How Owning a Home Pays Off at Tax Time
DAILY REAL ESTATE NEWS | TUESDAY, APRIL 18, 2017
Homeownership-related tax deductions can prove advantageous in lowering your tax bill. HouseLogic lists some of the ways homeownership helps at tax time:
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Mortgage interest deduction: Itemizing homeowners can deduct the interest they pay on their mortgage up to $1 million—or $500,000 if married but filing separately. The deductions can be made for loans issued to buy, build, or improve your home, and can apply to a house, trailer, or boat as long as it serves as your residence. A second mortgage, home equity loan, or home equity loan of credit to improve your home or buy a second home can also be included toward that $1 million limit.
Property tax deduction: The real estate property taxes paid can be another chunk of a deduction. For homeowners who purchased a home this year, they’ll want to check their HUD-1 settlement statement to see if they paid any property taxes when they closed on the purchase of the home.
Prepaid interest deduction: The prepaid interest, or points you paid when you took out your mortgage, is also deductible in the year you paid it too. This could apply to homeowners who refinanced their mortgage and used the money for home improvements. You can also deduct the points if you refinanced to get a better mortgage rate or shortened the length of your mortgage, but the deduction of the points must be over the life of your mortgage. See an example at HouseLogic.com.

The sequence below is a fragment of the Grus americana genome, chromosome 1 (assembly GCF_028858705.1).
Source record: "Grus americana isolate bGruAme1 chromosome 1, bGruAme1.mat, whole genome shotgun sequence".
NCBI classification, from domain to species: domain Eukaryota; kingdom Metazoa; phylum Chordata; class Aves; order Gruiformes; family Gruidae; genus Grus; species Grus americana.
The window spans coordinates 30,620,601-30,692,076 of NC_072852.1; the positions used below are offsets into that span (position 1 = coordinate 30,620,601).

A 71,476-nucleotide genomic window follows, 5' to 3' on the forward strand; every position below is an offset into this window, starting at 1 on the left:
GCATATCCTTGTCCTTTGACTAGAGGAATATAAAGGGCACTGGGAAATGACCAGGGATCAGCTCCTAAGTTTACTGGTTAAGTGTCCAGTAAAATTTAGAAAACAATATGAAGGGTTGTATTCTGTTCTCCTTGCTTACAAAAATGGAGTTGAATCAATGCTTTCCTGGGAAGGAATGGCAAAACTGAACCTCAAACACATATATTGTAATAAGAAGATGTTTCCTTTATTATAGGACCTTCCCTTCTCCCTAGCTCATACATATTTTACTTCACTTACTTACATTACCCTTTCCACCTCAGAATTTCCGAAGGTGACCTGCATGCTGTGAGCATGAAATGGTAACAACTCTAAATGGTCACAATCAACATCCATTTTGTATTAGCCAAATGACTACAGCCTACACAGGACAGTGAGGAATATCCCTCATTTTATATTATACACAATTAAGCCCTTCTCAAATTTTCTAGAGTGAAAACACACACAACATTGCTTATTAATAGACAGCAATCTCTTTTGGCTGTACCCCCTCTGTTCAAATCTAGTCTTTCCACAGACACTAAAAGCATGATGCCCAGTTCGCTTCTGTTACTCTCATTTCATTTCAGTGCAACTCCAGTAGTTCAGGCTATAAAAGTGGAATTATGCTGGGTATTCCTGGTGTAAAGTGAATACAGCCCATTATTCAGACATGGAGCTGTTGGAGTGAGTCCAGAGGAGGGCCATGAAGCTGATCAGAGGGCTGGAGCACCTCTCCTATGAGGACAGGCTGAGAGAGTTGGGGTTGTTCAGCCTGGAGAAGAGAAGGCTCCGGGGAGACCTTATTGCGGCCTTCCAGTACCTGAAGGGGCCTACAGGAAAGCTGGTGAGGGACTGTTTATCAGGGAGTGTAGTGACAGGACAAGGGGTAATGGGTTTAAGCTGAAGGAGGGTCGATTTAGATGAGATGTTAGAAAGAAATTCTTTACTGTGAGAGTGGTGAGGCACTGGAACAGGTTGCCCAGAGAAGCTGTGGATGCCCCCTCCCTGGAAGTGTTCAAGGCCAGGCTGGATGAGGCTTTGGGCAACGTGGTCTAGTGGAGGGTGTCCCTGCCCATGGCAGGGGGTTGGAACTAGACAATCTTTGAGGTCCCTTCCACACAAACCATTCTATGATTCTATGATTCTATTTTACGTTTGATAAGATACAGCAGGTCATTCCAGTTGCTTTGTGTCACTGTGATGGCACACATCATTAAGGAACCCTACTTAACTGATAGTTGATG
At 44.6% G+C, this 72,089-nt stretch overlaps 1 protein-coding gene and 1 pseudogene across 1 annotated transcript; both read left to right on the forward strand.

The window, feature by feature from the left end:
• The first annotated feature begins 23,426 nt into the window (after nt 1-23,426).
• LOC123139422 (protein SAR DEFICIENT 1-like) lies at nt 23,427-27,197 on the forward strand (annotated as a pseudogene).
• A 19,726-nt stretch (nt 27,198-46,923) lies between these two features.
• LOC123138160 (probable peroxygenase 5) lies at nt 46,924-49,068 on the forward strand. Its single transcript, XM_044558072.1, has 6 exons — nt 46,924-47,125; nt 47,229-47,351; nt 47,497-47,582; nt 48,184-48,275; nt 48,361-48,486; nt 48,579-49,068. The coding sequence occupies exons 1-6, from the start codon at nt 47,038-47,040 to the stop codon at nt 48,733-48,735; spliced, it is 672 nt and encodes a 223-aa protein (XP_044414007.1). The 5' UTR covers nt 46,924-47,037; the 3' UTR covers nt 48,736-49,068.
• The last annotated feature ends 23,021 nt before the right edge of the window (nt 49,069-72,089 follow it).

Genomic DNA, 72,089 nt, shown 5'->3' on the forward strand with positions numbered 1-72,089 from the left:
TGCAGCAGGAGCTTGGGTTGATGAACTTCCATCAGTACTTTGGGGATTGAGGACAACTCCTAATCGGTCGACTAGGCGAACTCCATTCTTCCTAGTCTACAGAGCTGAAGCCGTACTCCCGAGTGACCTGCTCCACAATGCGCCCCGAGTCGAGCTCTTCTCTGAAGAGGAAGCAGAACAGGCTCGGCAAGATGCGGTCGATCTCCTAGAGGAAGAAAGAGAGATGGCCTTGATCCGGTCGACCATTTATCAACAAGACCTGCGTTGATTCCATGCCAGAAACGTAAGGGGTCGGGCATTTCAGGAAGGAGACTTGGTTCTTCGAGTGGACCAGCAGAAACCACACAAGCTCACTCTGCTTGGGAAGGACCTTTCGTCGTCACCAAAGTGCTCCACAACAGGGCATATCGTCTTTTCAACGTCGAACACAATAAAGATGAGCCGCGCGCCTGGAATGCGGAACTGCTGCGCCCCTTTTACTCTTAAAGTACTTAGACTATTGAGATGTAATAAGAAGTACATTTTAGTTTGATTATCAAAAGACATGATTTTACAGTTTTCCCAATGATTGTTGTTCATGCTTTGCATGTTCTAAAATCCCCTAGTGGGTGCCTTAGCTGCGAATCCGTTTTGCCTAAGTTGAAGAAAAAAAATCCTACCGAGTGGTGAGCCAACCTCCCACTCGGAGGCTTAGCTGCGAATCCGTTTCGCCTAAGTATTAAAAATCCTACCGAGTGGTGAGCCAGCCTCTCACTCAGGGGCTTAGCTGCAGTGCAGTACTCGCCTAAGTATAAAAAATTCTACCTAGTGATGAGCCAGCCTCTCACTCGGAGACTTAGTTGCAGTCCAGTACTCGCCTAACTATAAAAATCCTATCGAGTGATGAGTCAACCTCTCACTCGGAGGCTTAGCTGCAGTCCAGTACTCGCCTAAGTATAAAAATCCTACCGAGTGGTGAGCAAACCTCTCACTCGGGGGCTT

PMI and FHA mortgage insurance premiums: The costs of private mortgage insurance can be deducted on loans taken out in 2007 or later. There are some stipulations, particularly if your adjusted gross income is more than $100,000, on how much you can deduct. Government insurance from the FHA, VA, and Rural Housing Service can also be deducted, but varies among agencies.
Vacation-home tax deductions: If the vacation home is used only by you, you can deduct the mortgage interest and real estate taxes. That means the home is not rented out for more than 14 days a year. If the home is rented out for more than that and used by yourself for less than 15 days, the home is classified like a rental property. Expenses are then deducted on IRS form Schedule E.
Energy-efficiency upgrades: Some energy-efficient upgrades may be eligible to be deducted via the Nonbusiness Energy Tax Credit. Among the upgrades that may qualify for the credit include: Biomass stoves; heating, ventilation, and air conditioning; insulation; roofs (metal and asphalt); water heaters (non-solar); and windows, doors, and skylights.
Source: “Are You Getting the Home Tax Deductions You’re Entitled To?” HouseLogic (2017)